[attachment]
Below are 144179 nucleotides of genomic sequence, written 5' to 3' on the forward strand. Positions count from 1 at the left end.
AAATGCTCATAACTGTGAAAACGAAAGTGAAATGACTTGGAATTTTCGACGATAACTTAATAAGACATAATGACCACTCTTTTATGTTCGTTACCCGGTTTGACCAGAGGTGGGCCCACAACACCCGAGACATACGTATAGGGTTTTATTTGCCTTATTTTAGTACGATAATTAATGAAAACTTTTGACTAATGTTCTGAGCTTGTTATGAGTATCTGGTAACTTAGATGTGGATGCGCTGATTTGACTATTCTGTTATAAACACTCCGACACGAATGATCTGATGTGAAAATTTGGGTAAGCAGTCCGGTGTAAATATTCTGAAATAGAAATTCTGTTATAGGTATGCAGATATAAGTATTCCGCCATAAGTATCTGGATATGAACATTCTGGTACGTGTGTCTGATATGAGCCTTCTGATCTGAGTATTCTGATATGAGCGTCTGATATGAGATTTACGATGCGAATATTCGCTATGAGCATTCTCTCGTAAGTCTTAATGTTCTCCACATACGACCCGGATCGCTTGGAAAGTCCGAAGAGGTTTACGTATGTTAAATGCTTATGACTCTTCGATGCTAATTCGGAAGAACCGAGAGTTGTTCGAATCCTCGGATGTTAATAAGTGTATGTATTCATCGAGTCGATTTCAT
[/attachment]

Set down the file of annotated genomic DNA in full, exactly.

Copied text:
Below are 144179 nucleotides of genomic sequence, written 5' to 3' on the forward strand. Positions count from 1 at the left end.
AAATGCTCATAACTGTGAAAACGAAAGTGAAATGACTTGGAATTTTCGACGATAACTTAATAAGACATAATGACCACTCTTTTATGTTCGTTACCCGGTTTGACCAGAGGTGGGCCCACAACACCCGAGACATACGTATAGGGTTTTATTTGCCTTATTTTAGTACGATAATTAATGAAAACTTTTGACTAATGTTCTGAGCTTGTTATGAGTATCTGGTAACTTAGATGTGGATGCGCTGATTTGACTATTCTGTTATAAACACTCCGACACGAATGATCTGATGTGAAAATTTGGGTAAGCAGTCCGGTGTAAATATTCTGAAATAGAAATTCTGTTATAGGTATGCAGATATAAGTATTCCGCCATAAGTATCTGGATATGAACATTCTGGTACGTGTGTCTGATATGAGCCTTCTGATCTGAGTATTCTGATATGAGCGTCTGATATGAGATTTACGATGCGAATATTCGCTATGAGCATTCTCTCGTAAGTCTTAATGTTCTCCACATACGACCCGGATCGCTTGGAAAGTCCGAAGAGGTTTACGTATGTTAAATGCTTATGACTCTTCGATGCTAATTCGGAAGAACCGAGAGTTGTTCGAATCCTCGGATGTTAATAAGTGTATGTATTCATCGAGTCGATTTCAT